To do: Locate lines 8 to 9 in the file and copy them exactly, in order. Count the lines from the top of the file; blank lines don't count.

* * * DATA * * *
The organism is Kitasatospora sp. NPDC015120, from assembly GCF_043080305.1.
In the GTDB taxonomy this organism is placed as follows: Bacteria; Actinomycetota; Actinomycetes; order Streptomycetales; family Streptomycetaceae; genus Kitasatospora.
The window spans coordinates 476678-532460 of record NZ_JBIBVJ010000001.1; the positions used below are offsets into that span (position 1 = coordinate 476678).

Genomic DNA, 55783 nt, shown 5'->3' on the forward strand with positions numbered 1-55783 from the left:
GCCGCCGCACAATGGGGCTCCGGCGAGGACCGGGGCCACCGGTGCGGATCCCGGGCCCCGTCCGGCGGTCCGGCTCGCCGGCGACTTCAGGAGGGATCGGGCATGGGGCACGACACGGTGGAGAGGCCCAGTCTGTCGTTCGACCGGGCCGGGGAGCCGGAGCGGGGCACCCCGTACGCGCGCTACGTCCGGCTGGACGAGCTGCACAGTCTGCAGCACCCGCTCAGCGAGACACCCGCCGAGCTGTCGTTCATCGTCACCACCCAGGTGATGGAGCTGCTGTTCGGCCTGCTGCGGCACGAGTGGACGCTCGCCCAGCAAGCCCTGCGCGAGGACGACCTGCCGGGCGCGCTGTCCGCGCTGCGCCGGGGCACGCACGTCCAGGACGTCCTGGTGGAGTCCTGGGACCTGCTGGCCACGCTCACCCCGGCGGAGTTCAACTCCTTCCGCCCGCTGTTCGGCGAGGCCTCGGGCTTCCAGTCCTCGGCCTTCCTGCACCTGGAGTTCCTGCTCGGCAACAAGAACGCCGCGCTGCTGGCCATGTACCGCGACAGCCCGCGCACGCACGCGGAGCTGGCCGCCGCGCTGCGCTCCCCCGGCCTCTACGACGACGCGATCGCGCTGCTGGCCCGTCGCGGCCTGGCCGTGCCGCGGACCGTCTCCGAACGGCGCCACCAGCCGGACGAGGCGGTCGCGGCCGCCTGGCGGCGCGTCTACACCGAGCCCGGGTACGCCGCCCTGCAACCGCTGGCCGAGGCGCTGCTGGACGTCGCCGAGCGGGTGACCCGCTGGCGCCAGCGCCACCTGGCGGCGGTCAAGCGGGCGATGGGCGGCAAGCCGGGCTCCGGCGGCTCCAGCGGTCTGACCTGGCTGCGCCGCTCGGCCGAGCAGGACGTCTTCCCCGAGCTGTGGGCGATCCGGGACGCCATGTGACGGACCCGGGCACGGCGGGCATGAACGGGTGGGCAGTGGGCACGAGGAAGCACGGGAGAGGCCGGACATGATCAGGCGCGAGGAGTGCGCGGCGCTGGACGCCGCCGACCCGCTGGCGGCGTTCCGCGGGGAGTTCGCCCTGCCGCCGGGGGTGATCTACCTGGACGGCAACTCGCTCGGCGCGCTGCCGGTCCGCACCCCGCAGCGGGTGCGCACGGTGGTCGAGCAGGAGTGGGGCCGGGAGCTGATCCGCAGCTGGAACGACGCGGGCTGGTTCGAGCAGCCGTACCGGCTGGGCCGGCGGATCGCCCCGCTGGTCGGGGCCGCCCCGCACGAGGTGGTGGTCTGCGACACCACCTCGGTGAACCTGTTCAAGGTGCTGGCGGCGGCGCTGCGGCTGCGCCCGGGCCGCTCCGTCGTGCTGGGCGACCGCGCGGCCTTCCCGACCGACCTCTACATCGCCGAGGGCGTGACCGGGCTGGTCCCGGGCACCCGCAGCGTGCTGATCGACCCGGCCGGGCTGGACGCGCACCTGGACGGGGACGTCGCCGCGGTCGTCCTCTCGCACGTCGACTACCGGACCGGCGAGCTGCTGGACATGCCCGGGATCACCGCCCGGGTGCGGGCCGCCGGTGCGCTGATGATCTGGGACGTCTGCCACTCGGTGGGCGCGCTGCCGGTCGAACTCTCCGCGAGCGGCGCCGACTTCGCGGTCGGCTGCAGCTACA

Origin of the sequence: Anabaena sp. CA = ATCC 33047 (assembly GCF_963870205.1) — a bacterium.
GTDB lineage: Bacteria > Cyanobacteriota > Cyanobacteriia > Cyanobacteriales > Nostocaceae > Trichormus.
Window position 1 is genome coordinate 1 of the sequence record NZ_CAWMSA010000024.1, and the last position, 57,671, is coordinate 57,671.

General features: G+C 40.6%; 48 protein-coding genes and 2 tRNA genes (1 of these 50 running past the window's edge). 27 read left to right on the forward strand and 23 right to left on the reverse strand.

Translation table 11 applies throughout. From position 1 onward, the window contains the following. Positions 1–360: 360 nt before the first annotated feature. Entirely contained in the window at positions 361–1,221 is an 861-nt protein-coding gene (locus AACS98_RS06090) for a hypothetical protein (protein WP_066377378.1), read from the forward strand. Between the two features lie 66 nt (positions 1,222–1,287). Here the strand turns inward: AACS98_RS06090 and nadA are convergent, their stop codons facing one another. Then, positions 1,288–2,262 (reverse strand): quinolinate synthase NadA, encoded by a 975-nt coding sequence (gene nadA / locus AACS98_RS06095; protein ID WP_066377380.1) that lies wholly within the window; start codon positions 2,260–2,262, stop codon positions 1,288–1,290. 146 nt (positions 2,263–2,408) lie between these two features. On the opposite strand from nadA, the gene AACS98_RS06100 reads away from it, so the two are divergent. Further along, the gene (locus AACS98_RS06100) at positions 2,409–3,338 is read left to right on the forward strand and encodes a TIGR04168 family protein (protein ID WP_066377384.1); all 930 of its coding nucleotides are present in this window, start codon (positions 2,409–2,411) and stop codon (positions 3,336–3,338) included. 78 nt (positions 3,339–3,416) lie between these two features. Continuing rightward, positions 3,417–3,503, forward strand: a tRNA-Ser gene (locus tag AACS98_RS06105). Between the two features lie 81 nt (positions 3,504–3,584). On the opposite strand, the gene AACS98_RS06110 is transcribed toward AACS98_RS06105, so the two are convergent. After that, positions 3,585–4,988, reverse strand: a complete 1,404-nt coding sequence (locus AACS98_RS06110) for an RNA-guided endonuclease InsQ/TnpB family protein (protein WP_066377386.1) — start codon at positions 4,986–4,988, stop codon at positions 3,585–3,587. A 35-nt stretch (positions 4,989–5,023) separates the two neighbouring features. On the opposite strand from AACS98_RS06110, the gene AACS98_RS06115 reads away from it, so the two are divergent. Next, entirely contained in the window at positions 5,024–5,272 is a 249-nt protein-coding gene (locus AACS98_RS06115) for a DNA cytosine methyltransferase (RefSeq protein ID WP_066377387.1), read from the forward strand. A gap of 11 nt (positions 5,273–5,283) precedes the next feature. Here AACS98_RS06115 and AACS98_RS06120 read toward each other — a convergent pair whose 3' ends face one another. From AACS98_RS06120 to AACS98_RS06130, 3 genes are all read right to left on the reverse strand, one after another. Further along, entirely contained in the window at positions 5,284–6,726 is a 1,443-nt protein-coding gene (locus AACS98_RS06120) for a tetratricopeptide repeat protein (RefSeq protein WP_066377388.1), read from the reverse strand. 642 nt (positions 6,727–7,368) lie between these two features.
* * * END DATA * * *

Window position 1 is genome coordinate 1 of the sequence record NZ_CAWMSA010000024.1, and the last position, 57,671, is coordinate 57,671.

General features: G+C 40.6%; 48 protein-coding genes and 2 tRNA genes (1 of these 50 running past the window's edge). 27 read left to right on the forward strand and 23 right to left on the reverse strand.